# so we handle it ourselves
    new_init.__name__ = '__init__'
    new_init.__doc__ = original_init.__doc__
    new_init.__module__ = klass.__module__
    new_init.__dict__.update(getattr(original_init, '__dict__', {}))

    new_del.__name__ = '__del__'
    new_del.__doc__ = original_del.__doc__
    new_del.__module__ = klass.__module__
    new_del.__dict__.update(getattr(original_del, '__dict__', {}))

    klass.__init__ = new_init
    klass.__del__ = new_del

    return klass

About half of this is error-handling and copying some metadata to make the new methods look like they were defined by the caller. The key parts are that we define new __init__ and __del__ methods wrapping and replacing the class's old ones. When an instance of the decorated class is created, the __init__ method we gave it will invoke logging code of our choice. When an instance of the decorated class is garbage collected, the __del__ method we gave it will invoke other logging code. Since we didn't replace the class object itself, references to the class by name in super calls will refer to the class they need to refer to.

One limitation of this approach is that it's difficult to inspect the instance itself in our __init__, because it may not be fully constructed, even after the wrapped __init__ returns. For example, if we try to print the instance, we may trigger a subclass's __str__ method relying on subclass attributes that aren't ready yet, causing an AttributeError.

  • +1 I was thinking of passing self._klass to the __init__ call: self._klass(self._klass), and then use that in super call instead of B. But, this looks better. – Ashwini Chaudhary Feb 17 '14 at 11:04
0

I took sometime to understand why it is hard to capture the object instantiation and object deletion using __call__ and __del__ methods respectively. The following are some of the useful references

There are excellent hacks available to do this using __del__ method but they are have side effects! For example, the answer given by @user2357112 is a good hack but it does not work when we make a circular reference because the garbage collector cannot determine which __del__ among the circular reference to call first! However this can be avoided by using a weak ref; but its still a hack!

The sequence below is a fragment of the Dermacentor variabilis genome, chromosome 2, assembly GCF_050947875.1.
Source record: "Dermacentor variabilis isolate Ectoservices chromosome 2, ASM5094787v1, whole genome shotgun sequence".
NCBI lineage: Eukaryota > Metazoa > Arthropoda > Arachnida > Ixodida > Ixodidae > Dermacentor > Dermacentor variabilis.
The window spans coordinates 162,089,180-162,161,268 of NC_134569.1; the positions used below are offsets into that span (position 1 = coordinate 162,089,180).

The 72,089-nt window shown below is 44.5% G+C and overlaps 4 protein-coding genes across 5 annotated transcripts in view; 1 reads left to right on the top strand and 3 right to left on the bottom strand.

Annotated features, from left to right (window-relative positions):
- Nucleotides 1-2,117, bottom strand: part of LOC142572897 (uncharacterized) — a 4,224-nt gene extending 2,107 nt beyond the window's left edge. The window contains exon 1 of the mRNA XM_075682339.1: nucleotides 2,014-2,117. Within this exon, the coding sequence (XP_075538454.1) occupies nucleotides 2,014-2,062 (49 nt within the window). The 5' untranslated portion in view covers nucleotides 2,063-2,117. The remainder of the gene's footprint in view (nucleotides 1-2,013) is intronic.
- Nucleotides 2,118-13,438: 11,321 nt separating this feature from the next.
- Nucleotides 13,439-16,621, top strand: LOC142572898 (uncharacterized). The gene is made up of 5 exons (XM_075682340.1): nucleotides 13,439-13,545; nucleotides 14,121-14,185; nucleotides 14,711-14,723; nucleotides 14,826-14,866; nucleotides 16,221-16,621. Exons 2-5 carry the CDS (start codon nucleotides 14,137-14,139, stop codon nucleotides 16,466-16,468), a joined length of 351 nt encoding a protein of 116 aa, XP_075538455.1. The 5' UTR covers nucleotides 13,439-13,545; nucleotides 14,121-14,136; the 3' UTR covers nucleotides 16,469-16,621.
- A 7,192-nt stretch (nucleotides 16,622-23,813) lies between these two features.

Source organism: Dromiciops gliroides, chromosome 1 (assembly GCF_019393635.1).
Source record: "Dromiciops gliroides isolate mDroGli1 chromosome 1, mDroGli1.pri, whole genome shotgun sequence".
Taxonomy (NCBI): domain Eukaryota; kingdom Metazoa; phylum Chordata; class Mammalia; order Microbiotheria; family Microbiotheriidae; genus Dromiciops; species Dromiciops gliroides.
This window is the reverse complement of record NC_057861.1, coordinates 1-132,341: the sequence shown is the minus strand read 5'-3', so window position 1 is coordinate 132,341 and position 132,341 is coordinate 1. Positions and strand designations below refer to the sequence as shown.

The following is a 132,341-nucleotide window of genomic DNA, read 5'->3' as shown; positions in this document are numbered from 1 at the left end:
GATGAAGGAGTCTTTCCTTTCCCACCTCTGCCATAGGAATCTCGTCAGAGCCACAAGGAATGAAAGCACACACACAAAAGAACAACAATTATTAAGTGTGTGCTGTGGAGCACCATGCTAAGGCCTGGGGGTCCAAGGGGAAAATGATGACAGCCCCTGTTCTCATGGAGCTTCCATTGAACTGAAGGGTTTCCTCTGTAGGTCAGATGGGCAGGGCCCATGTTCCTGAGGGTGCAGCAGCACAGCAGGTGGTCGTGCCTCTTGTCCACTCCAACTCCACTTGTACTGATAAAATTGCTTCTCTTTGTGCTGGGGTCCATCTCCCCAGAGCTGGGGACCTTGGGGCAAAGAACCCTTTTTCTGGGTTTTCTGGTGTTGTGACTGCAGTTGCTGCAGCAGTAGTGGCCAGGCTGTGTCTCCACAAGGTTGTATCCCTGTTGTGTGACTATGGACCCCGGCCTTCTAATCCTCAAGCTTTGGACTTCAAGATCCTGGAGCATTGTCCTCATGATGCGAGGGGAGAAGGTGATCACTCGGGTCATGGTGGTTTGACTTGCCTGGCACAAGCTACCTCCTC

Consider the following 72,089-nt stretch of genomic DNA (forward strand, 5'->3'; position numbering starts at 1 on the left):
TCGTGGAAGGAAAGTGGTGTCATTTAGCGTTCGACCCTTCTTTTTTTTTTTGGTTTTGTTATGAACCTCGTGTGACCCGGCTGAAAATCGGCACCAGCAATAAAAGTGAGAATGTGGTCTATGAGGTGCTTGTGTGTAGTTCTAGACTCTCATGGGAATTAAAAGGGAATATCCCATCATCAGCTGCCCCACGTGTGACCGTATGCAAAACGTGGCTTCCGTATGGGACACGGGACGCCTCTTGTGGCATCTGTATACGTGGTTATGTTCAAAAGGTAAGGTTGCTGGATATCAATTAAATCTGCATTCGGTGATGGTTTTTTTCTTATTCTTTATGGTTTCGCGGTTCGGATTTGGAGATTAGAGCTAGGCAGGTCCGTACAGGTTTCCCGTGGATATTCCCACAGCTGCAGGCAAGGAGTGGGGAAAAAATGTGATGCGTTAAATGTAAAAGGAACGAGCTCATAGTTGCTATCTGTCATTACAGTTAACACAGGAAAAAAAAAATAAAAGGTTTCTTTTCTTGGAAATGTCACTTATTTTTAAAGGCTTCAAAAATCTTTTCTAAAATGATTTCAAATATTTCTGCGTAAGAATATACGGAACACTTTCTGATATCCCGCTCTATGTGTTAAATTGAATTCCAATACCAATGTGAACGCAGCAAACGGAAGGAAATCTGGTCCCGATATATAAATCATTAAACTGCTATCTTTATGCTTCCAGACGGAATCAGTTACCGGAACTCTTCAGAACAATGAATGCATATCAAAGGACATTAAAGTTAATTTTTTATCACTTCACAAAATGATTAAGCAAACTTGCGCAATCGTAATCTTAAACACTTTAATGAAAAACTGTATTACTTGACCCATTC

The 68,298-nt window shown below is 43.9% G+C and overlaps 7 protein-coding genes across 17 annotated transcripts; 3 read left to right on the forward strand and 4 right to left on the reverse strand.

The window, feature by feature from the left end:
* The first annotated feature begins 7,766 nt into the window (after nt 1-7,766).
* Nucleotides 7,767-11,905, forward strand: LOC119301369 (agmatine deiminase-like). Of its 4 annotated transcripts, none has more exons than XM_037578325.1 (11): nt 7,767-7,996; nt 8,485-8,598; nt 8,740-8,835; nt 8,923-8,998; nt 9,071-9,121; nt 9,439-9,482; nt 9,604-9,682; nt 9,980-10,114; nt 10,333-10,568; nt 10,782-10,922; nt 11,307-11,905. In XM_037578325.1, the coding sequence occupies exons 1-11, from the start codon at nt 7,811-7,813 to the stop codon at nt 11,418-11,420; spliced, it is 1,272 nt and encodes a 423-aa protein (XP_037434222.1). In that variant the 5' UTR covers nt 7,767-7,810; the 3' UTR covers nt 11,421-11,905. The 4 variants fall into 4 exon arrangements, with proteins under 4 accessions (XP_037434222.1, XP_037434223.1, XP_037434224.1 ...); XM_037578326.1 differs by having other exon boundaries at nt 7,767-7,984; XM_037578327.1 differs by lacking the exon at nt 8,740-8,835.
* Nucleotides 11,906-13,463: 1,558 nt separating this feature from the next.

One of the suggestions that was made was to create a context manager which can create and delete the objects of a particular class.

I have the following example which sort of emulates that. Please take a closer look at the Controller decorator.

class Parent1(object):
    def __init__(self):
        #print "Parent1::__init__()"
        super(Parent1, self).__init__()

class Parent2(object):
    def __init__(self):
        #print "Parent2::__init__()"
        super(Parent2, self).__init__()

def Controller(_cls):
    class Wrapper(_cls):
        def create(self, name):
            ret = _cls.create(self, name)
            print "Added to Database! :: ", name
            # Database add here!
            return ret

        def remove(self, name):
            ret = _cls.remove(self, name)
            print "Deleted from Database! :: ", name
            # Database delete here!
            return ret
    return Wrapper

@Controller
class Manager(object):
    def __init__(self):
        #print "Manager::__init__()"
        self._repo = []

    def create(self, name):
        a = A(name)
        print "Object created :: ", name
        self._repo.append(a)

    def remove(self, name):
        for i, item in enumerate(self._repo):
            if item._name == name:
                del self._repo[i]
                print "Object removed :: ", name

    def display(self):
        for item in self._repo:
            print item

class A(Parent1, Parent2):
    def __init__(self, name):
        #print "A::__init__()"
        self._name = name
        super(A, self).__init__()

    def __repr__(self):
        return self._name

def main():
    m1 = Manager()
    m1.create("apples")
    m1.create("oranges")
    m1.create("grapes")
    #m1.display()
    m1.remove("apples")
    #m1.display()

if __name__ == "__main__":
    main()

When executed, it produces the following result:

Object created ::  apples
Added to Database! ::  apples
Object created ::  oranges
Added to Database! ::  oranges
Object created ::  grapes
Added to Database! ::  grapes
Object removed ::  apples
Deleted from Database! ::  apples

This is the safest solution that I could come up for my problem. Suggestions welcome!

Your Answer

By clicking “Post Your Answer”, you agree to our terms of service, privacy policy and cookie policy

Not the answer you're looking for? Browse other questions tagged or ask your own question.